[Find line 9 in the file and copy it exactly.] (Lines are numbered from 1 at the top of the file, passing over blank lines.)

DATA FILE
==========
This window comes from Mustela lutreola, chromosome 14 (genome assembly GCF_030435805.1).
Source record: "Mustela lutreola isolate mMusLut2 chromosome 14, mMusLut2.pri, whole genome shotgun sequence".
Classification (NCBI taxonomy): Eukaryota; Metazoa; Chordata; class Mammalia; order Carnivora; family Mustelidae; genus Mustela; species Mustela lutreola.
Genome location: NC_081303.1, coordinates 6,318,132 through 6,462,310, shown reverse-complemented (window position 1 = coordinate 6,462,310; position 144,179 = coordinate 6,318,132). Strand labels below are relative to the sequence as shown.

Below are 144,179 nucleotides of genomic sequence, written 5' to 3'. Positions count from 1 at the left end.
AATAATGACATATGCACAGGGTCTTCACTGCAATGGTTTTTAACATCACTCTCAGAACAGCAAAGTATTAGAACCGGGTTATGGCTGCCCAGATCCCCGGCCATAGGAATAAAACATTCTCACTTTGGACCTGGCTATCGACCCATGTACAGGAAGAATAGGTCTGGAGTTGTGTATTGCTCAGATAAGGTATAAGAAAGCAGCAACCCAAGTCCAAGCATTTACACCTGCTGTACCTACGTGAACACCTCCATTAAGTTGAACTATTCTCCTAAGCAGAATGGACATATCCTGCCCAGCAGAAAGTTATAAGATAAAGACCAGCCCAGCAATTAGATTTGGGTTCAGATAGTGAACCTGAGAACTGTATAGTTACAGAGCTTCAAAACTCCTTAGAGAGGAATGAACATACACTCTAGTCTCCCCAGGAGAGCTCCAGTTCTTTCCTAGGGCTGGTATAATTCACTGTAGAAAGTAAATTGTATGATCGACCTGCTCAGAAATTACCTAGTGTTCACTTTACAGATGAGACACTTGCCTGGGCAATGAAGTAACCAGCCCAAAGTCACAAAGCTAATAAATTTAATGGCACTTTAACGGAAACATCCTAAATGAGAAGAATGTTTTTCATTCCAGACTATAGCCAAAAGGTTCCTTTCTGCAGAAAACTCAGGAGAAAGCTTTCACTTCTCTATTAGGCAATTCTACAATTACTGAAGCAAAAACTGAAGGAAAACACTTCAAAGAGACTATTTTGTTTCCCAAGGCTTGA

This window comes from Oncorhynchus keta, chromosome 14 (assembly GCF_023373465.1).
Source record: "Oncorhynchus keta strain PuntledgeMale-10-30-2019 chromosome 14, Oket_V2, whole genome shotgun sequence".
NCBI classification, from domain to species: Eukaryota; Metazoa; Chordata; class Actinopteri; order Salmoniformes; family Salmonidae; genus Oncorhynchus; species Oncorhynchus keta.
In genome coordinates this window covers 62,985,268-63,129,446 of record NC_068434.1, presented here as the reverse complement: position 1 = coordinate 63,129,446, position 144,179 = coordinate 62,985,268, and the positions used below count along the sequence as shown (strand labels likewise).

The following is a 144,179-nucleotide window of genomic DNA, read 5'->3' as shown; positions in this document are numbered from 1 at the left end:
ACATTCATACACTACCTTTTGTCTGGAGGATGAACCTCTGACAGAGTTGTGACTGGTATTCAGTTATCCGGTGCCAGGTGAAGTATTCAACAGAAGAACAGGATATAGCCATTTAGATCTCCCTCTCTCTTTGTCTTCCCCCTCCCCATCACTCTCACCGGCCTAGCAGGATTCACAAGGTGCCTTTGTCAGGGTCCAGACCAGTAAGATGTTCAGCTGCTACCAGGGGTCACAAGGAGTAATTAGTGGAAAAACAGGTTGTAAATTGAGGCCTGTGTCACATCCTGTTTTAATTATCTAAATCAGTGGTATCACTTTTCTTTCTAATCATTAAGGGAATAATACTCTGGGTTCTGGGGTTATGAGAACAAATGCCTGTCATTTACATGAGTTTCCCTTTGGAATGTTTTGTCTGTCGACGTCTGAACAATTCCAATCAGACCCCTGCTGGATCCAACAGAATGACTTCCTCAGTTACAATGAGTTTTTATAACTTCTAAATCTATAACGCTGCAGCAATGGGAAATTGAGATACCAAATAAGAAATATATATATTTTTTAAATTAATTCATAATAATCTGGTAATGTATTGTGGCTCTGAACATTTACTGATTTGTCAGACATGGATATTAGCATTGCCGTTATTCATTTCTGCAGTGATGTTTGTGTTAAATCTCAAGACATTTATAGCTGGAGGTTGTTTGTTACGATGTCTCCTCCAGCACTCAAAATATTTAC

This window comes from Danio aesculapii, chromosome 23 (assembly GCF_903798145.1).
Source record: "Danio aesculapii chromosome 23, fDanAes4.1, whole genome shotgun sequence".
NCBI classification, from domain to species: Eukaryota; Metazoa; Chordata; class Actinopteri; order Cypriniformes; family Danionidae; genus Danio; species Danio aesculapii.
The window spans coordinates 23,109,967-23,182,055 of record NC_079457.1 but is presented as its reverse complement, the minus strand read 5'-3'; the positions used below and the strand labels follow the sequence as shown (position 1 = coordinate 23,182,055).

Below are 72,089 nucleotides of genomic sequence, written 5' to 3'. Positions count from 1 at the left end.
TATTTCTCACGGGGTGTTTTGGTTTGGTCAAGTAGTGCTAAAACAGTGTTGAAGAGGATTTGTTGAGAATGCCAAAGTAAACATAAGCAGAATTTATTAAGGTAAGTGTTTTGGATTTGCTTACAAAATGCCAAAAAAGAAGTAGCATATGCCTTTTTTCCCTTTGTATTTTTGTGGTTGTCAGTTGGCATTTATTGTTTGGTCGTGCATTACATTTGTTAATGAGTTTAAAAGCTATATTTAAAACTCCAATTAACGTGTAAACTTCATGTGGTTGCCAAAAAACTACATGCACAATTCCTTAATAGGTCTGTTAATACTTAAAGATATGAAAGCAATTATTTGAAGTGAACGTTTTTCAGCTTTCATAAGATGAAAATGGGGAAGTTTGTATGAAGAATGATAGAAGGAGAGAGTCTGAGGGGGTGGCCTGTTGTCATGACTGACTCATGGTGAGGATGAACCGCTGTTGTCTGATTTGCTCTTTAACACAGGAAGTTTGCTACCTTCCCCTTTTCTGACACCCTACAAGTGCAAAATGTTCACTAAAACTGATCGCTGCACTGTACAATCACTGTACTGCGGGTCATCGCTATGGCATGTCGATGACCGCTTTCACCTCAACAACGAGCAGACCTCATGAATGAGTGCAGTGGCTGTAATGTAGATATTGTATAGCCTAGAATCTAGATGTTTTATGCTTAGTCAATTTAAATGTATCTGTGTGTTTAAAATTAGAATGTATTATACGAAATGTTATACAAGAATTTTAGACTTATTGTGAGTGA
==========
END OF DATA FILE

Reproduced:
NCBI classification, from domain to species: Eukaryota; Metazoa; Chordata; class Actinopteri; order Salmoniformes; family Salmonidae; genus Oncorhynchus; species Oncorhynchus keta.